[ US /ˈmækənˌtɔʃ/ ]
  1. early-ripening apple popular in the northeastern United States; primarily eaten raw but suitable for applesauce
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How To Use McIntosh In A Sentence

  • Graphology, Beck told me, is ‘the most precise of the ‘ologies’ ‘, but has a problem in the test that McIntosh had suggested we perform, because ‘99 percent of persons in the U.K. are not in the right jobs.’
  • If they want to get ahead, Ms McIntosh says, women have to be prepared to develop thick skins, and the confidence to take the knocks and criticism that go with a high-powered job.
  • 'Ma certie, I should just think so,' cried McIntosh, rubbing his head with his handkerchief. Madame Midas
  • Vale of York MP Anne McIntosh takes a slightly more cautious line than her leader.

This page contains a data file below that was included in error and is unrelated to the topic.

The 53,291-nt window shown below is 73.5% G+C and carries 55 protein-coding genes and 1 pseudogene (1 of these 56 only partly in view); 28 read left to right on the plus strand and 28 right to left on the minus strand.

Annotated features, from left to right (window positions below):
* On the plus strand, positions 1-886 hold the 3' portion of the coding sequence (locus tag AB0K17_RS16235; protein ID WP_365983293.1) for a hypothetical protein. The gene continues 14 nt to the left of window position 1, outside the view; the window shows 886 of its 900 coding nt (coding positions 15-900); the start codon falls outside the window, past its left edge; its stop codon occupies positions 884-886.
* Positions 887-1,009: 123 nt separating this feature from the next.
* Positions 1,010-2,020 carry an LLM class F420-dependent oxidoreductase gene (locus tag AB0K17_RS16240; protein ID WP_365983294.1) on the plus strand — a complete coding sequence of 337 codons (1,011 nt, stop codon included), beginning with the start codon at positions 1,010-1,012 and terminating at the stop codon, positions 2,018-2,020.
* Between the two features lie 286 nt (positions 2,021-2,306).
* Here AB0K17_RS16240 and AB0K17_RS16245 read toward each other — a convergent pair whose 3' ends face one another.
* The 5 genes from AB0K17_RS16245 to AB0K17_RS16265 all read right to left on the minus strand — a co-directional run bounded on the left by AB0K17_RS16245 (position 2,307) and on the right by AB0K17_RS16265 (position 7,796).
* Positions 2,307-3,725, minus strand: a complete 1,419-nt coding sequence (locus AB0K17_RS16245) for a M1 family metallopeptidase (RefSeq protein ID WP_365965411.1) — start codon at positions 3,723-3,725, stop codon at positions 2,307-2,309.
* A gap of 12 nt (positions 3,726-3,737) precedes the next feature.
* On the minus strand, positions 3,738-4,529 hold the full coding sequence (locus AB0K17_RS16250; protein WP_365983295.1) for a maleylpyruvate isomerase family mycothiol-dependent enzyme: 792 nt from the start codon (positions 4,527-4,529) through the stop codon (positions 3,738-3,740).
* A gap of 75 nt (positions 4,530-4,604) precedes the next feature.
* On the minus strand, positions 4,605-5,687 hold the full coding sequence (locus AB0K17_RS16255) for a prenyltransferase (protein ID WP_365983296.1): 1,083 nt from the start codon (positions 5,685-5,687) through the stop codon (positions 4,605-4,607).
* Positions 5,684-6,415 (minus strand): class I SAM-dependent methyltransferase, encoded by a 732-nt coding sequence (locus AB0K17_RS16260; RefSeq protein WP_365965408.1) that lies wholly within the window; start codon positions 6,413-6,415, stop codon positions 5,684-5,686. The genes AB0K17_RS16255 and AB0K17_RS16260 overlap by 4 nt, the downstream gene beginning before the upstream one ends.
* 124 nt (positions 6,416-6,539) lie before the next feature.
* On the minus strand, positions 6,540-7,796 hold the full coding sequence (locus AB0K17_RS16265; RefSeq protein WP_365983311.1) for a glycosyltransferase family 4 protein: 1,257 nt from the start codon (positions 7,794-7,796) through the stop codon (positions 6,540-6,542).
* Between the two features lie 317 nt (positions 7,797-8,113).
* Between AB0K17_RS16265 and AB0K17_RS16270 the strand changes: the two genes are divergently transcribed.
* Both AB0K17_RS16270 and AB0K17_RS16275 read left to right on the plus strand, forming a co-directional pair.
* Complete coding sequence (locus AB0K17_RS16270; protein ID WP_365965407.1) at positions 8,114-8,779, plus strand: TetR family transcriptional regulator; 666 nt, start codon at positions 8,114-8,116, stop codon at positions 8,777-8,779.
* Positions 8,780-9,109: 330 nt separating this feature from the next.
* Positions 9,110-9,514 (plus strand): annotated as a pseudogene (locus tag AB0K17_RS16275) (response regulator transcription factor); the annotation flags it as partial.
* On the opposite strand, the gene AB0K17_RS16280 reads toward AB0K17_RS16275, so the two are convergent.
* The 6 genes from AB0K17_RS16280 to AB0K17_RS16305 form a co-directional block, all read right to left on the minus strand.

• The "Type-II" spicules, which McIntosh and De Pontieu have recently dubbed "radices," are hotter, shorter lived and faster moving than their Type-I brethren.
  • McIntosh sees parallels with Lady Macbeth, the Shakespearean villainess who famously asked for male characteristics as she plotted murder.
  • ‘It will scald you if you put your hand nearby,’ McIntosh says.
  • McIntosh J, Hoyt DG (2003) An efficient, nonenzymatic method for isolation and culture of murine aortic endothelial cells and their response to inflammatory stimuli. PLoS ONE Alerts: New Articles
  • `Well, it was only... The receptionist said Dr McIntosh would come -- "She heard her voice, pedantic, fussy. THE GOLDEN LION
  • McIntosh left Miami with degrees in criminology and English. Redskins' Rocky McIntosh keeps people guessing
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